Business

Wrightsville lands a new owner for vacant catfish plant

WRIGHTSVILLE — This small Middle Georgia town may have finally reeled in the big one that got away.

A catfish processing plant built almost a decade ago but never opened got a new owner Thursday. Atlanta businessman Warren Thomas said his company, Georgia Aquaculture Inc., expects to open by mid-July and hire as many as 125 people in this job-starved community.

“This is going to be a major economic impact,” Thomas told a gathering at the chamber of commerce office here. “What should have happened 10 years is happening today.”

Construction on what was to be The Fish Factory began in late 1999, but before it could open, its owner, David Rabhan, defaulted on the loan. He later was sentenced to prison on fraud charges related to The Fish Factory loan and a phony scheme to build baby food and candy factories in the African kingdom of Swaziland.

Mayor Phillip Boatwright said the plant finally opening will help erase some of those bad memories in Johnson County, where unemployment has climbed to more than 12 percent.

“We hope it will be successful,” the mayor said. “We need it so bad. We’ve got so many people out of work, being a bedroom community like we are.”

Thomas said the company will start up with about 25 workers and “ramp it up from there.” Through ancillary businesses in Wrightsville and surrounding areas, some 300 to 400 jobs could be attributed directly or indirectly to the plant, he said.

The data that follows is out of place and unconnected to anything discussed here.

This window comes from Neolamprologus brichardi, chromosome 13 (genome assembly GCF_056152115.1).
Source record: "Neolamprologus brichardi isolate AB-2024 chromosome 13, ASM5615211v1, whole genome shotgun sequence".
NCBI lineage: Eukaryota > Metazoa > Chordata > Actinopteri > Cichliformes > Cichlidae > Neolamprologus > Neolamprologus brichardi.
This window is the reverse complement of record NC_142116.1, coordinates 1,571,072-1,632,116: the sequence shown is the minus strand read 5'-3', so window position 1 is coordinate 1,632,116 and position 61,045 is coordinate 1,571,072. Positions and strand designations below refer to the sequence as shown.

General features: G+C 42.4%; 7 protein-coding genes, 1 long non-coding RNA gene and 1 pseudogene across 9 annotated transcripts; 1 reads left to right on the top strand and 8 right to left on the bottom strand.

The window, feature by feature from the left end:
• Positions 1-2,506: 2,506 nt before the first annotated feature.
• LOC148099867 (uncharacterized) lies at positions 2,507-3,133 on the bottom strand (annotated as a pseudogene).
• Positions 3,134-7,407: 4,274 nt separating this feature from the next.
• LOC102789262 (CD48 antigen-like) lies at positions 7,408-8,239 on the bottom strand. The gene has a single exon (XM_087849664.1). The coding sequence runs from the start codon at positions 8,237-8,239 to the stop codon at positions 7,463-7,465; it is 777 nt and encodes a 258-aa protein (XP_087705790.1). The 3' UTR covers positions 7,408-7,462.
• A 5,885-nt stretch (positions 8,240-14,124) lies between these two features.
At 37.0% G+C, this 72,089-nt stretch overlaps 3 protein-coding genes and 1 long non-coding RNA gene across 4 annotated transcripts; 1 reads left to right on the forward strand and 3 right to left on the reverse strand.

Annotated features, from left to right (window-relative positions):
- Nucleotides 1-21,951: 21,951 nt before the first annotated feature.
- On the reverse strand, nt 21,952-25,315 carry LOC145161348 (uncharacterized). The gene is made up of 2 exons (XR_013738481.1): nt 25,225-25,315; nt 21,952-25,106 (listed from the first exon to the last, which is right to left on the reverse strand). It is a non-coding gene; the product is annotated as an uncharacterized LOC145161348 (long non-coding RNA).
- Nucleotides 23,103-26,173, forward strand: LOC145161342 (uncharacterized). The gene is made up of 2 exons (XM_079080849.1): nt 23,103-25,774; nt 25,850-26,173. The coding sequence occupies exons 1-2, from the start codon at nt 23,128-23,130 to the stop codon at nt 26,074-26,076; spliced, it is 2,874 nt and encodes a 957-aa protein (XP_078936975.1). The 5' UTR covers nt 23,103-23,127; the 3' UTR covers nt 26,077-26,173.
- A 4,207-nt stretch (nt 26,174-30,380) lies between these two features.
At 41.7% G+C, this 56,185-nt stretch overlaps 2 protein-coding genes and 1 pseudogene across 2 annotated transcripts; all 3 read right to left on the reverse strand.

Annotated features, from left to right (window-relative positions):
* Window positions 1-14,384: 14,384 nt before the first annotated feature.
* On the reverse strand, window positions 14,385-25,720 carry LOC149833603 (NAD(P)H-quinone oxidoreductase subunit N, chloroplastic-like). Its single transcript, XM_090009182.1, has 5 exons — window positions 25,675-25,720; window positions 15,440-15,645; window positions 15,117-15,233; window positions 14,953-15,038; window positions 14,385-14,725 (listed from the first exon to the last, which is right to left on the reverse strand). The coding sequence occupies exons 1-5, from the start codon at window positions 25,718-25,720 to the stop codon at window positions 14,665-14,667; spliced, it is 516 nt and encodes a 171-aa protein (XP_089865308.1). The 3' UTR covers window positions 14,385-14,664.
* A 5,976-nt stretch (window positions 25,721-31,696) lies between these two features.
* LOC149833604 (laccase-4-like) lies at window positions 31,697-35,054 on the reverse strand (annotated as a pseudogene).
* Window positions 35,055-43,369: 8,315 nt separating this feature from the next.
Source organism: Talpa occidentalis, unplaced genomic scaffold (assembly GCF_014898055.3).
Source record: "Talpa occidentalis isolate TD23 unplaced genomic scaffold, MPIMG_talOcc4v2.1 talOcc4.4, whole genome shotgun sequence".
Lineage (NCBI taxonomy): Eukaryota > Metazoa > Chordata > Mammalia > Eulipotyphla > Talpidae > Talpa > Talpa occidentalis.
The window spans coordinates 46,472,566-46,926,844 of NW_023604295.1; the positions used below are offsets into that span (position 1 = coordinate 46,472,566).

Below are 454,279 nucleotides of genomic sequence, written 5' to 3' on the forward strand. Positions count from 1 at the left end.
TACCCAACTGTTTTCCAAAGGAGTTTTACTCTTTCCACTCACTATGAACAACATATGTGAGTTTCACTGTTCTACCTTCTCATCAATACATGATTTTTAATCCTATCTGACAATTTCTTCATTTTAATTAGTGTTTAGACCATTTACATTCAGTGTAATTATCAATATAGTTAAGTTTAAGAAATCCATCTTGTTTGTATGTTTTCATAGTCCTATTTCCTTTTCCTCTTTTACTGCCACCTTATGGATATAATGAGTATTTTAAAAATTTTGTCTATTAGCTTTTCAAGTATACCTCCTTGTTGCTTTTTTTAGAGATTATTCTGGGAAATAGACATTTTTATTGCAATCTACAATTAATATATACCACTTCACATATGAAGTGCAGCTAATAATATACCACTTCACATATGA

The facility will start off processing locally raised catfish and possibly expand to include fish and shrimp from the Georgia coast, Thomas said.

The company projects an economic impact of $9 million its first year in operation and $40 million by its fourth year.

“To some people that’s not a lot of money,” Thomas said. “I know for a community like Wrightsville, that can change lives.”

About three dozen people attended Thursday’s meeting. They stood an applauded when Dublin real estate agent Jerry Hall handed Thomas the keys to the plant.

“We wish him every good wish,” said Mary Jo Stephens, an industry recruiter for the city. “We’re not going to just wish, we’re going to work to make this successful.”

Thomas said the company’s investment in the purchase and operation of the plant is in the “$5 million range.”“We’re putting up a lot of our own personal funds into this,” he said.

Boatwright said talk of the plant’s opening has created a buzz around town.

“People are excited about it,” he said.

That excitement led chamber officials to post a sign on the front down that read: “No Applications for Fish Plant at This Time.”

Maybe not at this time, but soon.

The company plans to begin hiring a few weeks before it opens.

To contact writer Rodney Manley, call 744-4623.

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